Host intracellular iron has been recognized as an important cofactor in induction of nicotinamide adenine dinucleotide phosphate (NADPH)-dependent oxidative burst as antimicrobial defense mechanism. It is plausible that iron chelator directly inactivates NADPH oxidase by chelating the active site heme iron of flavocytochrome b558 thus blocking the transfer of electrons from NADPH to oxygen and its reduction to superoxide anion. Thus, altering the equilibrium of intracellular iron could influence the course of infection to the enhancement of the pathogen with regard to oxidative stress.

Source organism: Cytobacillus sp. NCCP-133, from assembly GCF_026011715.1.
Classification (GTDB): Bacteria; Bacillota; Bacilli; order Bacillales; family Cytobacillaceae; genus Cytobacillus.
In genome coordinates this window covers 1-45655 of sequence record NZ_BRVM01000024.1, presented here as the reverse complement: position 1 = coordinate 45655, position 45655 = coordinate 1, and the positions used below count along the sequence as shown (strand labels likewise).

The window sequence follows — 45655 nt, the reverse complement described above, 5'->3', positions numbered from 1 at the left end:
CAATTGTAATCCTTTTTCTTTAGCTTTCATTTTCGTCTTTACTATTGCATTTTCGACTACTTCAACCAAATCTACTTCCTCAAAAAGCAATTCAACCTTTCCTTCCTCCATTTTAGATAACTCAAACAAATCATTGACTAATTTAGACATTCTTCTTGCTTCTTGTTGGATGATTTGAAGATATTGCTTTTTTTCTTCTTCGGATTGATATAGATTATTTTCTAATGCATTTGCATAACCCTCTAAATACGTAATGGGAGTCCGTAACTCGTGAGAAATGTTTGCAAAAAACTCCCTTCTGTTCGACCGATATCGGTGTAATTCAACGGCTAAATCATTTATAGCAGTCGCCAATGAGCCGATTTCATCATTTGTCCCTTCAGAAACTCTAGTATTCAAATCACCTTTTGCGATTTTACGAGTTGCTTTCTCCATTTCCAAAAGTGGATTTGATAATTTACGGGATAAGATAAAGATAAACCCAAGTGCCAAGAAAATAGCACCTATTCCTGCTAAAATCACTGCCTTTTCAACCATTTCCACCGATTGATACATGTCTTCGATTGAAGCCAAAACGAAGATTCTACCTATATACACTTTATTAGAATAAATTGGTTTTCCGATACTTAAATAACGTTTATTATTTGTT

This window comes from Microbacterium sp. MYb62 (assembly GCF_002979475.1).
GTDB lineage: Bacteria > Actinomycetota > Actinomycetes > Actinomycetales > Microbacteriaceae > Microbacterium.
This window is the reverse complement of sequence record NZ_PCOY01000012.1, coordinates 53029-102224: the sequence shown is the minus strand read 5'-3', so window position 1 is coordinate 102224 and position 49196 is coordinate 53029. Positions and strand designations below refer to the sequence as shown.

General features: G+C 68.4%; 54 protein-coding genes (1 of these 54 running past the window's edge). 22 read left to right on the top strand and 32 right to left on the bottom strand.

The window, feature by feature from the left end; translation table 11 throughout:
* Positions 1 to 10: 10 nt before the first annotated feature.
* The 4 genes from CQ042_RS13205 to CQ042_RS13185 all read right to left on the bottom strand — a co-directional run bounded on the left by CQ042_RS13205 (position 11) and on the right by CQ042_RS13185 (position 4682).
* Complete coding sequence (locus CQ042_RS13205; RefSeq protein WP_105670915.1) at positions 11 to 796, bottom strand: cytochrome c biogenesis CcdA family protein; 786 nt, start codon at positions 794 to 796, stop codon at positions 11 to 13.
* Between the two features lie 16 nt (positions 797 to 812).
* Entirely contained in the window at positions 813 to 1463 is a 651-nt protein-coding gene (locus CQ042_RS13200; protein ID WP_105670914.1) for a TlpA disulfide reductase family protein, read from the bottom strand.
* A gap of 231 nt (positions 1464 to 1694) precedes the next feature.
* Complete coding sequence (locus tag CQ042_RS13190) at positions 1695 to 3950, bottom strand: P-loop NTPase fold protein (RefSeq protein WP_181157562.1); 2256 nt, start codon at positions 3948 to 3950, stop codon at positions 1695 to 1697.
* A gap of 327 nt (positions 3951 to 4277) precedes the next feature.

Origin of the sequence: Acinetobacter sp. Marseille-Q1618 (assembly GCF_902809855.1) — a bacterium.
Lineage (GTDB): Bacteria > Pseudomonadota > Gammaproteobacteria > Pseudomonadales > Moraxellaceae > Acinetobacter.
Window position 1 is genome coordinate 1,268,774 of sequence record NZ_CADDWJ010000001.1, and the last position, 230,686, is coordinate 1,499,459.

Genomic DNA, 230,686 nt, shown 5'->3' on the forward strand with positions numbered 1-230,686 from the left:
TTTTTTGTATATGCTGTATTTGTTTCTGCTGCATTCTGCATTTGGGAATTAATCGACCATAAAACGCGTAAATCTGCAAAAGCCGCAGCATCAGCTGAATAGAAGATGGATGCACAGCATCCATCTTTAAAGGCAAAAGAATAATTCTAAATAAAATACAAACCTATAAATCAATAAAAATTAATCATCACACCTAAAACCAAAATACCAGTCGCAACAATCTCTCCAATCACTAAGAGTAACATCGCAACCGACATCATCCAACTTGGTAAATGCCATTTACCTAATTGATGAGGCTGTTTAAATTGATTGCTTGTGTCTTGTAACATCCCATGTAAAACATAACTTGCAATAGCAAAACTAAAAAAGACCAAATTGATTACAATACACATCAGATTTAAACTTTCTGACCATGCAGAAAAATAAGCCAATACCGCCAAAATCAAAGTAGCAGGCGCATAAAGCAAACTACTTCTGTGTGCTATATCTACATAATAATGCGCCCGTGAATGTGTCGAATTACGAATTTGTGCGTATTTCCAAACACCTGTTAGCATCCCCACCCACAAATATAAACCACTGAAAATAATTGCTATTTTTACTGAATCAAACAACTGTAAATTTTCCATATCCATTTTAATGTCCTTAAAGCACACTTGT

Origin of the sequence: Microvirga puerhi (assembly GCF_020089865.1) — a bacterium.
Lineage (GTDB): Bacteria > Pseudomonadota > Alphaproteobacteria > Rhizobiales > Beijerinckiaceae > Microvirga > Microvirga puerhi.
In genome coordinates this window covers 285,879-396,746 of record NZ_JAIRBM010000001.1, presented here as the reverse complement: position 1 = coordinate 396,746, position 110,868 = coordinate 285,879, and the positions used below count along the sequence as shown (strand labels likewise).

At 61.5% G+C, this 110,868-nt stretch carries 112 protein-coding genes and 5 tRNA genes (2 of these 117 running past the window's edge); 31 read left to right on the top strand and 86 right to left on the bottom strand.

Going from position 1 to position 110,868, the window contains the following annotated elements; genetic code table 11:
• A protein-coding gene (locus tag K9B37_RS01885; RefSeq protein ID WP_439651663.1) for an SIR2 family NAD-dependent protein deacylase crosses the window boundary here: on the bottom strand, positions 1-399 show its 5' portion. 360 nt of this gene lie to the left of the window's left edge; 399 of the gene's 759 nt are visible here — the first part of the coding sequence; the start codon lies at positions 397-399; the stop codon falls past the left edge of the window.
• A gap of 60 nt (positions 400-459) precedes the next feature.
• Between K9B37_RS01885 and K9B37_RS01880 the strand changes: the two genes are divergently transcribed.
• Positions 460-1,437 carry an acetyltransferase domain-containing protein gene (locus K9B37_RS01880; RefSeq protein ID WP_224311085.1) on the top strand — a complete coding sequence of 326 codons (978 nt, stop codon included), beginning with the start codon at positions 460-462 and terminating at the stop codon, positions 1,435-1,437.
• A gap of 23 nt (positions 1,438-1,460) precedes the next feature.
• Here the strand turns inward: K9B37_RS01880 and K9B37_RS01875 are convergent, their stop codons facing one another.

Keywords: Helicobacter pylori, NADPH, iron, free radicals, nicotinamide adenine dinucleotide phosphate, heme iron, flavocytochrome b558, iron chelator, gastritis appears, neutrophils, macrophages, Chronic gastritis, immunoglobulin-secreting plasma cells, reactive oxygen species, superoxide dismutase, Phagocytic leukocytes, Nox, NADPH-dependent oxidative burst, chemoattractants, chemokines, Phagocytic cytochrome b558, desferrioxamine, neutrophil-activating protein, monocyte-dependent fashion, mononuclear cell depletion, Ficoll-purified neutrophils, pentose phosphate pathway, nonoxidative pentose pathway, glucose-6-phosphate dehydrogenase, glutathione, glutathione metabolism, hydrogen peroxide, hepatocytes, hypoferremia, peptide hormone hepcidin, duodenal enterocytes, iron-recycling macrophages, iron-storing hepatocytes, erythropoiesis, ironbinding molecules, siderophores, Haber-Weiss reaction, iron deficiency anemia
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